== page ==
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Refugee Families In Dallas Learn Back-To-School Basics

Every year, more than 600 refugee students are enrolled in Dallas schools. Many of them live in the Vickery Meadow neighborhood in Northeast Dallas. Monday morning, on the first day of class, some parents learned how to walk their kids to the bus stop and to school.

Outside the Ivy apartments are dozens of families who came as refugees from Burma, Bhutan, Iraq and Ethiopia. Some parents are walking their kids to the first day of school.

On Monday, they had some help from staff and volunteers with the International Rescue Committee, like Toe Bi Bae, who came eight years ago as an ethnic Karen refugee from Burma. He remembers what the first day of school was like for him and his two kids.

“We don’t know what to do,” he says. “So this our first day. We are worried about our kid. We are worried about ourselves.”

Now Toe Bi’s helping translate for parents like Tee Da Mo, who arrived from Burma with her two sons and daughter in February. They grew up in refugee camps. She says they couldn’t do this alone.

“I’m happy because they have a chance to go to school and they will learn,” Tee Da Mo says. “They can speak English.”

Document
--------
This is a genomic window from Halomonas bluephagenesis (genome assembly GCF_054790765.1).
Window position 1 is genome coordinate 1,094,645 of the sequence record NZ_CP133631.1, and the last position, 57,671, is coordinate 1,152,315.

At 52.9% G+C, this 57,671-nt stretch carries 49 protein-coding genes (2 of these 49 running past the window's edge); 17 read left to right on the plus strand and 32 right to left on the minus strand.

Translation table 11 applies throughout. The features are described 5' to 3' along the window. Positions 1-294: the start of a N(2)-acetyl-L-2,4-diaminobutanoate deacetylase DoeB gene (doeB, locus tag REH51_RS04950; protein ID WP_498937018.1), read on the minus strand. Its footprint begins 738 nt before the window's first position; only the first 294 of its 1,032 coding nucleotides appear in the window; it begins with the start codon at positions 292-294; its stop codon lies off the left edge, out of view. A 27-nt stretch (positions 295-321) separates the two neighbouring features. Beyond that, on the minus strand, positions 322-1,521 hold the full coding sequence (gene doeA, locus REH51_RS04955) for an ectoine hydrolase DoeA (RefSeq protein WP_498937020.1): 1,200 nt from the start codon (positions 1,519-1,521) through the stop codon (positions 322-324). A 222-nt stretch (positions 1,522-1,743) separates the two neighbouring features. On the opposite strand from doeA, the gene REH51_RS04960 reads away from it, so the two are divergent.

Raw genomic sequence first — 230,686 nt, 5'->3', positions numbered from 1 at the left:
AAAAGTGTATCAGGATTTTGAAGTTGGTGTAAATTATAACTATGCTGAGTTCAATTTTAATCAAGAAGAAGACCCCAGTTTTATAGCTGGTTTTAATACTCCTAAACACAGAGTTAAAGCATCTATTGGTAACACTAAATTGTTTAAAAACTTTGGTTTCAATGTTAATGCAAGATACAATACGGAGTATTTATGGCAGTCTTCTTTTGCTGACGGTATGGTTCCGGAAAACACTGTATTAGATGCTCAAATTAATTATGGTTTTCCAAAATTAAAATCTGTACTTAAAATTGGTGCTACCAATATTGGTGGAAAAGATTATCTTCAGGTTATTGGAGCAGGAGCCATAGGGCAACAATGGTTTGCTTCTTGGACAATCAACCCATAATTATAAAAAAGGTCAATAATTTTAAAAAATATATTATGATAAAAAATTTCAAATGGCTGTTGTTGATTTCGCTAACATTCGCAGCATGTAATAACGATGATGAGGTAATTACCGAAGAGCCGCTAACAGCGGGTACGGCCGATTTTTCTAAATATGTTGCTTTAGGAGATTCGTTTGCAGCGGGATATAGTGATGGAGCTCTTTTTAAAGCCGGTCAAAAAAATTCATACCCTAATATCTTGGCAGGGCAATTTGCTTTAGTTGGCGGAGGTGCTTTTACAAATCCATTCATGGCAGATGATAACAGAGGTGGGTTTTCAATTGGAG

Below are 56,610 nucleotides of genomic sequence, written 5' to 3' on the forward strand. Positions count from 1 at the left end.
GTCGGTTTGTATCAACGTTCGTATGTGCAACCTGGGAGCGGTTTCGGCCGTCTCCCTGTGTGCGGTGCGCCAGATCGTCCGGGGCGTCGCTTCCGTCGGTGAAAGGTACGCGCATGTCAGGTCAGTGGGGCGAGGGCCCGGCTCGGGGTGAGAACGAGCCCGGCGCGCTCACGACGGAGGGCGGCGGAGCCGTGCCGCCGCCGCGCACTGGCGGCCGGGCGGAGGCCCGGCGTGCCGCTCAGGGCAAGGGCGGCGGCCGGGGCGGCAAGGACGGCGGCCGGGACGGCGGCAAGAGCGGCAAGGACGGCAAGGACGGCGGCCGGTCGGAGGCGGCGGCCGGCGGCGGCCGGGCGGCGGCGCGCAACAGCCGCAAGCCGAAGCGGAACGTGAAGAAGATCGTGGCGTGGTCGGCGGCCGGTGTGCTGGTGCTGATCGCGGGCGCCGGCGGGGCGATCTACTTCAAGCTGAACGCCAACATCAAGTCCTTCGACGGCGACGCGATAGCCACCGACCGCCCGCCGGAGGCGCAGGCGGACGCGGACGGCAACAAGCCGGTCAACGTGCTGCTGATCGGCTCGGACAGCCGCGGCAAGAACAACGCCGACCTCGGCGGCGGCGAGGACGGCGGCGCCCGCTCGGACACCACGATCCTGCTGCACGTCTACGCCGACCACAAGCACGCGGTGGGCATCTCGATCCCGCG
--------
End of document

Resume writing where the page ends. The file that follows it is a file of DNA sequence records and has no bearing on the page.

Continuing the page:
For some of these refugee kids, it’s their first time to board a school bus or attend school in a building. Some come with minimal education. That’s why it’s crucial to show them and their parents the safest and best way to get to school.

“We just want to make sure they’re using the crosswalks, they’re walking on sidewalks, they’re not taking any shortcuts or walking in the middle of the road,” says Daley Ryan, a case manager with the IRC.

What’s really special, he says, is seeing the entire community getting involved.

“Now when we come, we see other families who are helping their family members and helping their neighbors to show them how to do it, so if we can show a family how to do it the first time, there’s kind of a domino effect where the community is helping each other and it makes it easier on everybody,” Ryan says.

As the kids are dropped off, Tee Da Mo’s youngest son gets a little teary-eyed.

His teacher asks him, “Are you ready?”

He heads inside the classroom.

“Come on in,” she says.

Some first day of school experiences are universal.

Stella M. Chávez is KERA’s immigration/demographics reporter/blogger. Her journalism roots run deep: She spent a decade and a half in newspapers – including seven years at The Dallas Morning News, where she covered education and won the Livingston Award for National Reporting, which is given annually to the best journalists across the country under age 35.